Live Stream: Illustrated Talk on Saul Steinberg with The Parish Art Museum

LIVE STREAM ILLUSTRATED TALK ON SAUL STEINBERG WITH
CHIEF CURATOR ALICIA G. LONGWELL, PARIS-BASED PHOTOGRAPHER DANIELA ROMAN, AND STEINBERG SCHOLAR ANDREEA MIHALACHE
FRIDAY, MAY 22, 5 PM

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Saul Steinberg (Romanian-American, 1914–1999), Untitled, 1980. Colored pencil, pastel, pencil, crayon and rubber stamp on Strathmore folded in half. Gift of The Saul Steinberg Foundation. © 2019 Artists Rights Society (ARS), New York
Saul Steinberg (Romanian-American, 1914–1999), Untitled, 1980. Colored pencil, pastel, pencil, crayon and rubber stamp on Strathmore folded in half. Gift of The Saul Steinberg Foundation. © 2019 Artists Rights Society (ARS), New York

 

WATER MILL, NY 5/7/2020—Alicia G. Longwell, Ph.D., The Lewis B. and Dorothy Cullman Chief Curator at the Museum, will give a livestream illustrated talk on Saul Steinberg, Friday, May 22, 5pm, joined by Paris-based photographer Daniela Roman who is the artist’s niece, and Steinberg scholar Andreea Mihalache, Ph.D., Assistant Professor, School of Architecture, Clemson University. As a special feature, the live program will include excerpts from the 26-minute film Saul Steinberg’s Line, directed by Roman and Thierry Fontaine. The film, a portrait of Steinberg and tribute by French cartoonists, is intercut with drawings by the artist as well as footage of him drawing and creating masks. The public is invited to join the live stream talk—part of the Museum’s Friday Nights Live! series—and take part in a live chat following the presentation. Log in information is at parrishart.org.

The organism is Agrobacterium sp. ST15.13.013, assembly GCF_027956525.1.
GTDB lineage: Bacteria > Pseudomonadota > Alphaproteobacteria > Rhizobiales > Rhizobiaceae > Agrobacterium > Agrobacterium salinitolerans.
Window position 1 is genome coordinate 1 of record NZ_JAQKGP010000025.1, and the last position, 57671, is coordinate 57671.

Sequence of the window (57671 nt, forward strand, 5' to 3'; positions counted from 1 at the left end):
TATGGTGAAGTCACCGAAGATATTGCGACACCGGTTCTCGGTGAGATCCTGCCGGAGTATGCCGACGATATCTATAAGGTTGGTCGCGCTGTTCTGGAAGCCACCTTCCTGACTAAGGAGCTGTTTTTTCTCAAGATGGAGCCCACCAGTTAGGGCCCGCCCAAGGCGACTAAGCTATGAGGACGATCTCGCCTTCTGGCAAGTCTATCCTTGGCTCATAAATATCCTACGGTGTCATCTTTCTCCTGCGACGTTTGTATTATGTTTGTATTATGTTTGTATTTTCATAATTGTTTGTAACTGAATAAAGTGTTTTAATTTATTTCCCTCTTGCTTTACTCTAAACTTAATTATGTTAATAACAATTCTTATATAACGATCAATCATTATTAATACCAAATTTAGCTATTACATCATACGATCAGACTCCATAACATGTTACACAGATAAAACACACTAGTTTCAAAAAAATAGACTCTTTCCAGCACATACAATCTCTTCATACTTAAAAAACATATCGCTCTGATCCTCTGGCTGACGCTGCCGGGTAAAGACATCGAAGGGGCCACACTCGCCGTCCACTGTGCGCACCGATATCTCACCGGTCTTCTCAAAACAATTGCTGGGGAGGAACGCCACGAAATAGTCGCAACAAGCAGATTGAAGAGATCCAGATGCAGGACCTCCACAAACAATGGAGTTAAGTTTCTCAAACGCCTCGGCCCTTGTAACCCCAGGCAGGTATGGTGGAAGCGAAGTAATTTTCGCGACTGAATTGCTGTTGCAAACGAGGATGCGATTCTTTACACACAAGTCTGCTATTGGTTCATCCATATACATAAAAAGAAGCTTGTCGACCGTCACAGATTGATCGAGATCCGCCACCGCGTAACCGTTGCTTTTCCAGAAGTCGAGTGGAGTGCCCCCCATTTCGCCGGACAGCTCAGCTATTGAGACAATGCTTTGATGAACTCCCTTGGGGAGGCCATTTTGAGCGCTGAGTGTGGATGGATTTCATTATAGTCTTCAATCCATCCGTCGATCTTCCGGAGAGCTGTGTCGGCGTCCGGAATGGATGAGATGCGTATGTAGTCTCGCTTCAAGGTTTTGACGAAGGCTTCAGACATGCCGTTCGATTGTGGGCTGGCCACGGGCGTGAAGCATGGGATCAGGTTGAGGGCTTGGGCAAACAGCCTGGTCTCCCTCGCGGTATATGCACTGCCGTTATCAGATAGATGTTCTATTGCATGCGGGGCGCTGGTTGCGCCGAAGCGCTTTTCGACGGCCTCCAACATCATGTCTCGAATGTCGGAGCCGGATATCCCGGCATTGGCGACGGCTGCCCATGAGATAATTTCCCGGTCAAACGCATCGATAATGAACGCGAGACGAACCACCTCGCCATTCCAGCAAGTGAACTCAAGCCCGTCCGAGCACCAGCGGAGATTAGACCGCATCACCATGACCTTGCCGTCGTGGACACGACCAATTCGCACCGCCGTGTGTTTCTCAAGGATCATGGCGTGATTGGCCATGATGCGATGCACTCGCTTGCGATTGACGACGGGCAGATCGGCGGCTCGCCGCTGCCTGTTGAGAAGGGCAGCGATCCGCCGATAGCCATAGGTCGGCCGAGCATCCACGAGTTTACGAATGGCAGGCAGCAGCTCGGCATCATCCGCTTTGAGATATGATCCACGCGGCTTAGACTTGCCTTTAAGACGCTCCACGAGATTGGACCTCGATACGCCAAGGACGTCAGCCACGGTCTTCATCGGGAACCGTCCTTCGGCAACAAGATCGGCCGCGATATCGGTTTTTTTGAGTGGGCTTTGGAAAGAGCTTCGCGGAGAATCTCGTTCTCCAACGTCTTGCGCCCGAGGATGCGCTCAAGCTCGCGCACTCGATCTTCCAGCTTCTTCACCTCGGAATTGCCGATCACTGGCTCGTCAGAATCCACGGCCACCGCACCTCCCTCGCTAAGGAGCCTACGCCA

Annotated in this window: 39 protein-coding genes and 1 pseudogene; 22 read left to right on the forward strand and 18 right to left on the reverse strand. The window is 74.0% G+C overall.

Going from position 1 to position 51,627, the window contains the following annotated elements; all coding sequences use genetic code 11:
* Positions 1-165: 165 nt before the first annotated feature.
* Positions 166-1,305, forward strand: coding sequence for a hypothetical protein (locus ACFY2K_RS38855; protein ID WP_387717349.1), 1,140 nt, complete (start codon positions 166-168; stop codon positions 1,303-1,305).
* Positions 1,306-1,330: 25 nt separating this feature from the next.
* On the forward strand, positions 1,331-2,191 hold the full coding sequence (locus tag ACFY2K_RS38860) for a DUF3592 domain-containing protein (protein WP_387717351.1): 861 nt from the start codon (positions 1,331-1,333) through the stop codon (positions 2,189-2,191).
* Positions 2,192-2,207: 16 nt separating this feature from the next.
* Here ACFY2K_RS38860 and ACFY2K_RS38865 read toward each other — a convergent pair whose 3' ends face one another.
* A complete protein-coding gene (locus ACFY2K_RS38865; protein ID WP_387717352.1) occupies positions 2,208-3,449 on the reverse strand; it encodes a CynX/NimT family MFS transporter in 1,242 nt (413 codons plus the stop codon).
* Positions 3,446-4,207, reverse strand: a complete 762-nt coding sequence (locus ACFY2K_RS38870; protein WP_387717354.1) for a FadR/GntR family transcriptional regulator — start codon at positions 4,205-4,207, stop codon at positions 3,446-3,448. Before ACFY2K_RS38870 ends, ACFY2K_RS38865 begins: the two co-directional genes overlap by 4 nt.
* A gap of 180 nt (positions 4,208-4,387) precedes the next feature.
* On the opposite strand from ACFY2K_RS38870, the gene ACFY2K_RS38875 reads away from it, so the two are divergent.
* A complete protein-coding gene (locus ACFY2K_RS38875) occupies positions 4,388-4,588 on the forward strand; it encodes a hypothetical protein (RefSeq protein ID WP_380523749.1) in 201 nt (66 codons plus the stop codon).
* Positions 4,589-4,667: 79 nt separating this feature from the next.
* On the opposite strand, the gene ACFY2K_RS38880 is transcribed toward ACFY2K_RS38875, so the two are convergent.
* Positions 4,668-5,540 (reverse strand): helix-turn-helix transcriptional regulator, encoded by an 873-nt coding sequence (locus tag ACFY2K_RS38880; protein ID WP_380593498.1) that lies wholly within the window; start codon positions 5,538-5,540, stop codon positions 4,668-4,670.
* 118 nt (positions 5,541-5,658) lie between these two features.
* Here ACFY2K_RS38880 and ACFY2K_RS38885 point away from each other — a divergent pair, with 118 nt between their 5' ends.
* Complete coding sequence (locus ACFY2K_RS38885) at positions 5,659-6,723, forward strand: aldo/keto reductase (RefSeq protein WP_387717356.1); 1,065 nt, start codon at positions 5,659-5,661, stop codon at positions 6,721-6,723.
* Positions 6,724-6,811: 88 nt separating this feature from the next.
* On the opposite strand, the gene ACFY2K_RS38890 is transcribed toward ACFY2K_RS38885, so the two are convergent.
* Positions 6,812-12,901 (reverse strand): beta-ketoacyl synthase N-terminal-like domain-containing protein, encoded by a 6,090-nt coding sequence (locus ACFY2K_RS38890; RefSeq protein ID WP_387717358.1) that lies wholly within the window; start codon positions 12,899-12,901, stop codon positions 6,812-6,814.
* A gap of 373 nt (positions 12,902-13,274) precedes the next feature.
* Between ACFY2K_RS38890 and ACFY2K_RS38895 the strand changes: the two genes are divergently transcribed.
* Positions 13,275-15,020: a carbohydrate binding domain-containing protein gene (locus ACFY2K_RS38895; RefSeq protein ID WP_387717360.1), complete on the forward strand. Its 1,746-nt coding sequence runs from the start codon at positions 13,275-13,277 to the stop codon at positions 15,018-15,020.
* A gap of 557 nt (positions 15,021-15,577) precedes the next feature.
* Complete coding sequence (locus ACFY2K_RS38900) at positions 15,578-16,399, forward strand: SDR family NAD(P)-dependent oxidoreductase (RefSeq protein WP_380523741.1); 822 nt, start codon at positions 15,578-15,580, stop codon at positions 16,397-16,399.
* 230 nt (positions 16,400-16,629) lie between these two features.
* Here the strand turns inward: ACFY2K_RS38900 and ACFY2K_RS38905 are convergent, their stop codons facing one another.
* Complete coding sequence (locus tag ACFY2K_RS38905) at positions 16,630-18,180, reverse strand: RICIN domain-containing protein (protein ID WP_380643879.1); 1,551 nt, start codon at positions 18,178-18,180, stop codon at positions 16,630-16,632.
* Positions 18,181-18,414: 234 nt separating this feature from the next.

“Steinberg’s universal language continues to have enormous relevance for us today and I look forward to this opportunity to talk with two who are deeply knowledgeable about his life and work,” said Longwell. 

Steinberg, who lived and worked in Springs, East Hampton, for nearly half-century, is acclaimed worldwide for giving graphic definition to the postwar age through works exhibited nationally and internationally in museums and galleries, and six decades of covers and drawings published in The New Yorker. The artist reveals his unique perception of the world in whimsical depictions of birds, cats, and other real and imagined creatures, quirky abstract portraits, offbeat scenes of quotidian life, and animated architectural drawings. 

Last fall, The Saul Steinberg Foundation gifted 64 works by the artist to the Parrish Art Museum. The acquisition spans 45 years (1945-1990) and features Steinberg’s signature drawings in watercolor, pen and ink, pencil, crayon, and other media—plus rarely shown work: wooden assemblages, wallpaper, and fabric. Forty-nine works by Steinberg are featured in the exhibition Saul Steinberg: Modernist Without Portfolio, part of the Museum’s 2019-2020 overarching exhibition What We See, How We See.

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About Saul Steinberg